03 April, 2006
What certainly helps is that it was created by three A-list writer-creators: Matthew Graham, Tony Jordan and Ashey Pharaoh. They were locked up in a hotel by the production company Kudos until they had come up with some ideas for new shows. They were determined to avoid doing just another cop show but as Graham told the Radio Times, "we realised that was what people actually wanted. So we talked about our ideal cop show and we agreed it was The Sweeney. We agreed we couldn't really do The Sweeney again, so that was when we came up with the idea of taking a cop from today and throwing him into that programme." Rejected by Channel 4, it eventually found a home on BBC1.
I personally also like the fact that while it is accessible for an audience, it also challenges us at the same time - something too few shows do. While you have the strand of traditional police procedural, there's also the sci-fi strand of how Sam got there, his coma and the people trying to communicate with him. There's also another strand relating to the differences between the 70s and the 00s in terms of police, ethics and morality - which also manages to be a source of plenty of good gags. And for those members of the audience old enough, there is of course the nostalgia strand: "I had one of those!" And of course there's the obligatory "will they-won't they" relationship between the PC DI and the WPC.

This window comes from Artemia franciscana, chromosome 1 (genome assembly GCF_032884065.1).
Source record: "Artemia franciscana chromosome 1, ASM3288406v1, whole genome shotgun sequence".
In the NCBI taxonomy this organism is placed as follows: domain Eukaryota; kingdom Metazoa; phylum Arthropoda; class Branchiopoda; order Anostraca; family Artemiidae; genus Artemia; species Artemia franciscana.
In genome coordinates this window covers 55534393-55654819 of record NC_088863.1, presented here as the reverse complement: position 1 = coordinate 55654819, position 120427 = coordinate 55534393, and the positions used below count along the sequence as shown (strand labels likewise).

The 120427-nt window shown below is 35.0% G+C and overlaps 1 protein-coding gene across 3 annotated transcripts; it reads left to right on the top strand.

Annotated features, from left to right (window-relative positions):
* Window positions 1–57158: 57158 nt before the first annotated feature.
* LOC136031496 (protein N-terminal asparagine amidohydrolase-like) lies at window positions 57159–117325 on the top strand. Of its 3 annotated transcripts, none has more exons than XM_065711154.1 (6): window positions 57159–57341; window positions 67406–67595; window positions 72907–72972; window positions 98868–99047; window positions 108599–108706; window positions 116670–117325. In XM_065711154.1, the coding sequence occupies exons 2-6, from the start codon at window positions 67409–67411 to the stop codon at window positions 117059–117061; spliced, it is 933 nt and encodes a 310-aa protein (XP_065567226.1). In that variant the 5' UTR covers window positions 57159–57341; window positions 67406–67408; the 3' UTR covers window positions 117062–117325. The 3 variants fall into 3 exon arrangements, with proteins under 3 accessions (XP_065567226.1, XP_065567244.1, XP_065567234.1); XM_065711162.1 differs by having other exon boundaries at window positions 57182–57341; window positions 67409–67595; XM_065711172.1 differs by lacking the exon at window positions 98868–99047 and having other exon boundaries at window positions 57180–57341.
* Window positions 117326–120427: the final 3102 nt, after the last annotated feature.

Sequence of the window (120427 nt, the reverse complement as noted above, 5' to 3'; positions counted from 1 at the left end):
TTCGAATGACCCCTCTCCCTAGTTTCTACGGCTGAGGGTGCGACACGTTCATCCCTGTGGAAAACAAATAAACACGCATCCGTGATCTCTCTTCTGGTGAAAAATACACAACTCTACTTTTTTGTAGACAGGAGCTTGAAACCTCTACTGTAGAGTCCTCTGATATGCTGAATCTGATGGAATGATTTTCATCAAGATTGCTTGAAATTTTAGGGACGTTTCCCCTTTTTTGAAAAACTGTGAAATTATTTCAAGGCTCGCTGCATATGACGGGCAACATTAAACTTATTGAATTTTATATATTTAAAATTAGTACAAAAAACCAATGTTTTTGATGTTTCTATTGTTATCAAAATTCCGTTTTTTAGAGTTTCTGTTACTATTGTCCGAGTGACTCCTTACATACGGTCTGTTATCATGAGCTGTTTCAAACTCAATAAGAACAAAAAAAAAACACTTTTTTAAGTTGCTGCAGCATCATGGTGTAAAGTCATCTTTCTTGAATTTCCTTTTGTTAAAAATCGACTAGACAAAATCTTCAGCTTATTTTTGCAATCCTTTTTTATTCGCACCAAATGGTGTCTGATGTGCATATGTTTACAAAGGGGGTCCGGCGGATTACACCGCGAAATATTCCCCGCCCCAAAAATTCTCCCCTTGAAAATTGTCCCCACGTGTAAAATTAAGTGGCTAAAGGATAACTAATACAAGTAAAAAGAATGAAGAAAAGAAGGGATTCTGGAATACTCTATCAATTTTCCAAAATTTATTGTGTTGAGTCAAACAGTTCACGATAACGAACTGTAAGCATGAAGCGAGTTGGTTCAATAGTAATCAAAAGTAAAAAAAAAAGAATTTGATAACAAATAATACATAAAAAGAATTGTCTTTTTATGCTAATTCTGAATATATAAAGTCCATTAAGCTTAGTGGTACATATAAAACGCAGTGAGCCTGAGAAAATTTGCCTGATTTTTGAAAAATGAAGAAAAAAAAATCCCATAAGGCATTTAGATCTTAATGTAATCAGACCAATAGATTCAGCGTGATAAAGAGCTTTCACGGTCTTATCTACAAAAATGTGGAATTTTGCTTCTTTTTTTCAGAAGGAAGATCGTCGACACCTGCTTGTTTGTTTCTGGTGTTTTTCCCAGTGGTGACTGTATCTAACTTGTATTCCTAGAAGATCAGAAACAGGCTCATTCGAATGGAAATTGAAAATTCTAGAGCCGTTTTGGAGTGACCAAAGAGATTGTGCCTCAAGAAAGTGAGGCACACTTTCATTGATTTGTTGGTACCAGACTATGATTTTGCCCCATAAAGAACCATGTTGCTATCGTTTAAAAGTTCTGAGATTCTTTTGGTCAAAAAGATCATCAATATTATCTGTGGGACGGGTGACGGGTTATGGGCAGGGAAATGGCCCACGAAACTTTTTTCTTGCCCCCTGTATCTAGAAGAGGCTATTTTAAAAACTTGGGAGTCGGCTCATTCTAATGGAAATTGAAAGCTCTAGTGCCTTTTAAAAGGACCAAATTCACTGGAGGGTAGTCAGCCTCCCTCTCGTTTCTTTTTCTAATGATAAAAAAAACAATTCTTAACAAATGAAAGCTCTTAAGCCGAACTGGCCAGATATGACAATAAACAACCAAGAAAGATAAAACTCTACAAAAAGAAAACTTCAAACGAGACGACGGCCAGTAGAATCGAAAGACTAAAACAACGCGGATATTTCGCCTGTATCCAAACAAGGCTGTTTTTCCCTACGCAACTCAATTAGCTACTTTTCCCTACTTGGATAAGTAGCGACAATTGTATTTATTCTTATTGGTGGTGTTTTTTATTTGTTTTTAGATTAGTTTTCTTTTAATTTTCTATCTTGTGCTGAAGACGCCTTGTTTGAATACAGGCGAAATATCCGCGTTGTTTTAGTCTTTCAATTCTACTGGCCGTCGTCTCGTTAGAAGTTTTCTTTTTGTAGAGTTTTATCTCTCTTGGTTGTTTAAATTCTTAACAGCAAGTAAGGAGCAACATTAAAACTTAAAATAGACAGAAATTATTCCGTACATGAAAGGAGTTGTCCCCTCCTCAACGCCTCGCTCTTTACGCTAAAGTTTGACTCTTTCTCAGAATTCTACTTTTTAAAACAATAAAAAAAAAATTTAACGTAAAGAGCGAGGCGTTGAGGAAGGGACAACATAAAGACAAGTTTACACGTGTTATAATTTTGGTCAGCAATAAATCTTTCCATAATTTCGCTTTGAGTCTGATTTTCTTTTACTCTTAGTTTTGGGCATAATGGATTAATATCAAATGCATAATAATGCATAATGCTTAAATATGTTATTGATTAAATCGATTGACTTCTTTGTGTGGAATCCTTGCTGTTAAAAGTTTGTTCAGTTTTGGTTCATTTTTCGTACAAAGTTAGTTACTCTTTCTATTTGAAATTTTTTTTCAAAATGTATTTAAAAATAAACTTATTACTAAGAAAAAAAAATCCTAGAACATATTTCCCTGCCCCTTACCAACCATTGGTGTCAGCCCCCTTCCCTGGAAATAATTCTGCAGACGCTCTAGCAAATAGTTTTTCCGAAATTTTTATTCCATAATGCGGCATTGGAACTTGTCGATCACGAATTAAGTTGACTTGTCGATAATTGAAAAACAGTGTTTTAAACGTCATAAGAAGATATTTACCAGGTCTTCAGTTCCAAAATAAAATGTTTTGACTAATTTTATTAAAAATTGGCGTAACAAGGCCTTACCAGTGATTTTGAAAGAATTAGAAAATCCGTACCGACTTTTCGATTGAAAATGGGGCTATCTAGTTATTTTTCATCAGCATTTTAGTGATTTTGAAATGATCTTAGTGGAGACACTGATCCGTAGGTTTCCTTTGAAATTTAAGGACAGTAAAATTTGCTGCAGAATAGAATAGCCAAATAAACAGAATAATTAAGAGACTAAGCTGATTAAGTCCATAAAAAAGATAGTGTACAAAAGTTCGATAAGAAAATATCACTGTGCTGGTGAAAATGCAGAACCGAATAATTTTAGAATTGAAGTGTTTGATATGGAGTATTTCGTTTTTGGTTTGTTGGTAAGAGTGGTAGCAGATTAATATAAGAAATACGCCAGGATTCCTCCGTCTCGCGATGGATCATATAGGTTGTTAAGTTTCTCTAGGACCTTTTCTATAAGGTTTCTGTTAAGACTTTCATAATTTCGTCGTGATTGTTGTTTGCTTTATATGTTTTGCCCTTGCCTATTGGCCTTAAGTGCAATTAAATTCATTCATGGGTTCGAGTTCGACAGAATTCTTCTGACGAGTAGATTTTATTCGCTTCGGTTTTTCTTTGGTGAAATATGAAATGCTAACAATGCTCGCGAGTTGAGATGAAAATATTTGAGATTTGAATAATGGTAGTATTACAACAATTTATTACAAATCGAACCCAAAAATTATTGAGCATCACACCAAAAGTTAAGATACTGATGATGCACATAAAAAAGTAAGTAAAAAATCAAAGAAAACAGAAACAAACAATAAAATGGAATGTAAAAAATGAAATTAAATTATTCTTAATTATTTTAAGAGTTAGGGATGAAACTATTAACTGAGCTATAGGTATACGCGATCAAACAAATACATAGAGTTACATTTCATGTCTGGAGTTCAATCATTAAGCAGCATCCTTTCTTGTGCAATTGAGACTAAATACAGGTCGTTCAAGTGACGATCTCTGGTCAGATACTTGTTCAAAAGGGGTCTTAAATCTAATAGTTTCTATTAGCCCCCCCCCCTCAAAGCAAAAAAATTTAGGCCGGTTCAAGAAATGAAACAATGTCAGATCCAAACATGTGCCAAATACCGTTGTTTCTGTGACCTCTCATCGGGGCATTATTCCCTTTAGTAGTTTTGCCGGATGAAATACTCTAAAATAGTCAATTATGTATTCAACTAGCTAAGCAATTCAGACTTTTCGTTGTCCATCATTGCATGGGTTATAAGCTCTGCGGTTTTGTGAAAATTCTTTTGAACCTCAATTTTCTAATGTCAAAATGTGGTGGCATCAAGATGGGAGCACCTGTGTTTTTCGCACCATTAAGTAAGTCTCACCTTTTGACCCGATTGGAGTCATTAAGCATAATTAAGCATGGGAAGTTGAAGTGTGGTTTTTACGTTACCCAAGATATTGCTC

Graham said, "Paul Abbott gave this lecture recently where he said, for God's sake, television has got to start thinking out of the box a little bit and and taking some risks. What we've tried really hard to do is make a show that's accessible. It's not a weird show. it's odd but it's never Twin Peaks; we just wanted to do something different. What's great is that the BBC have utterly supported us. They've said all along, 'To hell with it. We're not going to compromise.'"
Ashley Pharaoh interview
Life on Mars is being repeated this week on BBC4 as part of its 70s theme week.